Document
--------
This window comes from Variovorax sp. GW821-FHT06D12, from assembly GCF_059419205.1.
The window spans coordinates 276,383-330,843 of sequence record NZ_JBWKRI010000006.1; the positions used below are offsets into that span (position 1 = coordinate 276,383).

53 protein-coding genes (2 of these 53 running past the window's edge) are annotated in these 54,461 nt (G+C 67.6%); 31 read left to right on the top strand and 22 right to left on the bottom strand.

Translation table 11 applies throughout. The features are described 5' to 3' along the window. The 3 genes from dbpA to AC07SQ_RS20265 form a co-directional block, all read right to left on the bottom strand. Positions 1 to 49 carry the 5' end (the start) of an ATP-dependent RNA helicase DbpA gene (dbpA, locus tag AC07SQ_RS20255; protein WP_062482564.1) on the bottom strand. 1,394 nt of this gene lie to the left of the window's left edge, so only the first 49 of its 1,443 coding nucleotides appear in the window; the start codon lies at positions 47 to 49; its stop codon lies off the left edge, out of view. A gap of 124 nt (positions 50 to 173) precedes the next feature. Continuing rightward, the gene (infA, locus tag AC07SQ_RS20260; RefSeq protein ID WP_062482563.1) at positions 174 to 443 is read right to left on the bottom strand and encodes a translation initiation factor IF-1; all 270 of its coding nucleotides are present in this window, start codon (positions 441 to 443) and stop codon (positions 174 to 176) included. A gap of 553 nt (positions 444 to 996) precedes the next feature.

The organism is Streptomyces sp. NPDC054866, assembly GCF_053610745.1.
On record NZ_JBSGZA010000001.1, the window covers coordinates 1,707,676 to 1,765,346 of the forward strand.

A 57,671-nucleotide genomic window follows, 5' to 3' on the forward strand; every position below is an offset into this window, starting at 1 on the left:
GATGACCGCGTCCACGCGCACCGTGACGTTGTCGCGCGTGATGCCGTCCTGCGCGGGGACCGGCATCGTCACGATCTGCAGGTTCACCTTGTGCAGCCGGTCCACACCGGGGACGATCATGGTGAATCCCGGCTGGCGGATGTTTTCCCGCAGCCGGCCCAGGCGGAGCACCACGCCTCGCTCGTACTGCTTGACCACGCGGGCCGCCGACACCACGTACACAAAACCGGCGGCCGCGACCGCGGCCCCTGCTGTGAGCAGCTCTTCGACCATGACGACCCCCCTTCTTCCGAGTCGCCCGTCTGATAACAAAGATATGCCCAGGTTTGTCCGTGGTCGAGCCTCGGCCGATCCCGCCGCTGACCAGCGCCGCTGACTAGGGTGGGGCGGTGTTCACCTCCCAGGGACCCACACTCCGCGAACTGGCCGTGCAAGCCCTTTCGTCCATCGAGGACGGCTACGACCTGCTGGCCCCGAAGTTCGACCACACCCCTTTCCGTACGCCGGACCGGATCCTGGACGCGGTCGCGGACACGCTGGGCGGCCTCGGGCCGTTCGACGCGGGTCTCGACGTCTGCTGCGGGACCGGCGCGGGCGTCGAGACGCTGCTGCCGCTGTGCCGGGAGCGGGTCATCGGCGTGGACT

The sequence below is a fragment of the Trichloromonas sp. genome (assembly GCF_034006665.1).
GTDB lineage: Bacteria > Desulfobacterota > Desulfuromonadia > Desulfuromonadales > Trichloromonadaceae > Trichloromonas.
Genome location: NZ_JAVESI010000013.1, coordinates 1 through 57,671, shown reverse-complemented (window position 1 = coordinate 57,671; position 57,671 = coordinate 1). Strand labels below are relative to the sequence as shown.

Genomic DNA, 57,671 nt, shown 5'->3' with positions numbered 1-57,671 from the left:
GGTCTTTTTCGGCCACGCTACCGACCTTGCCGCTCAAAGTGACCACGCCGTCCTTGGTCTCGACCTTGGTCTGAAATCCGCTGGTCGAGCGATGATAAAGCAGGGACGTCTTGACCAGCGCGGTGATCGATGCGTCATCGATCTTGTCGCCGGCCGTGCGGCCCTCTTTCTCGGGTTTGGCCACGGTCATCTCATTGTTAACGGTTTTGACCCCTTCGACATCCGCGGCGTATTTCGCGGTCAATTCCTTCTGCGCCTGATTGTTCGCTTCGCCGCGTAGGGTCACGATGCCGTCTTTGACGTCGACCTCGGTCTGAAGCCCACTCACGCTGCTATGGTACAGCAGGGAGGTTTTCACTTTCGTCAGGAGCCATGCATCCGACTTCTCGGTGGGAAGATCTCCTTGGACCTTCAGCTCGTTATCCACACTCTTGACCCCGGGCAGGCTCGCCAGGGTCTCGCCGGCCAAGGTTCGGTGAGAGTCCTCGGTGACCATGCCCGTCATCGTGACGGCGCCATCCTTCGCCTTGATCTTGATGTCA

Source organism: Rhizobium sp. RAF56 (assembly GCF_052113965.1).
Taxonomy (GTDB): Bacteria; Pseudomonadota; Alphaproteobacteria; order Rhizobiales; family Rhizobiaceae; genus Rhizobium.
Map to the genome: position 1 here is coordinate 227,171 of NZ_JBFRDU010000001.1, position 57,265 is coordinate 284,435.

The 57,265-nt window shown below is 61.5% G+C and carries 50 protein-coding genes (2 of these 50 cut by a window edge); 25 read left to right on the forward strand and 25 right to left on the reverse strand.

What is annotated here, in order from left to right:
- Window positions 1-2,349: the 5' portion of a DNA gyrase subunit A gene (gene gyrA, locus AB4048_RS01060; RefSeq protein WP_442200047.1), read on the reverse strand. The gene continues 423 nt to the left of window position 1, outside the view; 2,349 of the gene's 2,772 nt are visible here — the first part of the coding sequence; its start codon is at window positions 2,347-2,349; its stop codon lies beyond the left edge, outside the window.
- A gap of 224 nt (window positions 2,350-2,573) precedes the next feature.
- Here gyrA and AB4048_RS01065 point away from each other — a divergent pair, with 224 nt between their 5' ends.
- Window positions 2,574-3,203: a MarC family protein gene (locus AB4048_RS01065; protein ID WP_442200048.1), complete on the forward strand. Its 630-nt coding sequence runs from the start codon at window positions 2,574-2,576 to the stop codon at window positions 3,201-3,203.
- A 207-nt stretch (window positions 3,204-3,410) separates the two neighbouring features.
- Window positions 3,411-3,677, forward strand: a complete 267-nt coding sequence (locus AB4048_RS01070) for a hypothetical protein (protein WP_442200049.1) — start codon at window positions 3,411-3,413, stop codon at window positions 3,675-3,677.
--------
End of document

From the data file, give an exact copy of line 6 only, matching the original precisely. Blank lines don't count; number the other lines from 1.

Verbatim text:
On record NZ_JBSGZA010000001.1, the window covers coordinates 1,707,676 to 1,765,346 of the forward strand.